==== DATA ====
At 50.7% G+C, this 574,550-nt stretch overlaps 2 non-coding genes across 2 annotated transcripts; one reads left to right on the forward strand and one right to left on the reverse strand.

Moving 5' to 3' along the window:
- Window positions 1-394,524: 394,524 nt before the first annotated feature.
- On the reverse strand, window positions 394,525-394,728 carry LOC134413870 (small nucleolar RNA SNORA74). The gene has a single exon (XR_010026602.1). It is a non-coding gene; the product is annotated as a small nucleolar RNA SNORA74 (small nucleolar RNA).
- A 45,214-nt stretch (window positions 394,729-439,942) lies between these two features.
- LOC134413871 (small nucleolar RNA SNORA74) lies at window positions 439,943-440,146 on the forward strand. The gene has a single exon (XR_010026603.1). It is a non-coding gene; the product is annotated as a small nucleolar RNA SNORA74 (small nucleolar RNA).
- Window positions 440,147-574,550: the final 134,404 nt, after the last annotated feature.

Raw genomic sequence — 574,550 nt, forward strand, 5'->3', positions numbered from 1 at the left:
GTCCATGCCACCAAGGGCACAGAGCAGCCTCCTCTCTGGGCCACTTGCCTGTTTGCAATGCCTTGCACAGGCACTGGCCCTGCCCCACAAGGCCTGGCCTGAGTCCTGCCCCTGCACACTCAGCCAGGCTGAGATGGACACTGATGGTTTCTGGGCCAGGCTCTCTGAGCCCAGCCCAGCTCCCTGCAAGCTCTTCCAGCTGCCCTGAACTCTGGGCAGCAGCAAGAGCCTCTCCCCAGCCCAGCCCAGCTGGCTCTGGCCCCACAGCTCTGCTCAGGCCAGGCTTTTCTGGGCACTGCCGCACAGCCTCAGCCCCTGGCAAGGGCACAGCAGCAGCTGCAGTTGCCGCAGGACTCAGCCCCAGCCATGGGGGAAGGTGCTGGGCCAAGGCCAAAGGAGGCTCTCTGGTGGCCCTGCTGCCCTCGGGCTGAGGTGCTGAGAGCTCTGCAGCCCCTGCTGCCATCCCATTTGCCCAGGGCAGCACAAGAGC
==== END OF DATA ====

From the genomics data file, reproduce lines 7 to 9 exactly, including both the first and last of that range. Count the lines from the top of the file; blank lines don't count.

- Window positions 440,147-574,550: the final 134,404 nt, after the last annotated feature.

Raw genomic sequence — 574,550 nt, forward strand, 5'->3', positions numbered from 1 at the left:
GTCCATGCCACCAAGGGCACAGAGCAGCCTCCTCTCTGGGCCACTTGCCTGTTTGCAATGCCTTGCACAGGCACTGGCCCTGCCCCACAAGGCCTGGCCTGAGTCCTGCCCCTGCACACTCAGCCAGGCTGAGATGGACACTGATGGTTTCTGGGCCAGGCTCTCTGAGCCCAGCCCAGCTCCCTGCAAGCTCTTCCAGCTGCCCTGAACTCTGGGCAGCAGCAAGAGCCTCTCCCCAGCCCAGCCCAGCTGGCTCTGGCCCCACAGCTCTGCTCAGGCCAGGCTTTTCTGGGCACTGCCGCACAGCCTCAGCCCCTGGCAAGGGCACAGCAGCAGCTGCAGTTGCCGCAGGACTCAGCCCCAGCCATGGGGGAAGGTGCTGGGCCAAGGCCAAAGGAGGCTCTCTGGTGGCCCTGCTGCCCTCGGGCTGAGGTGCTGAGAGCTCTGCAGCCCCTGCTGCCATCCCATTTGCCCAGGGCAGCACAAGAGC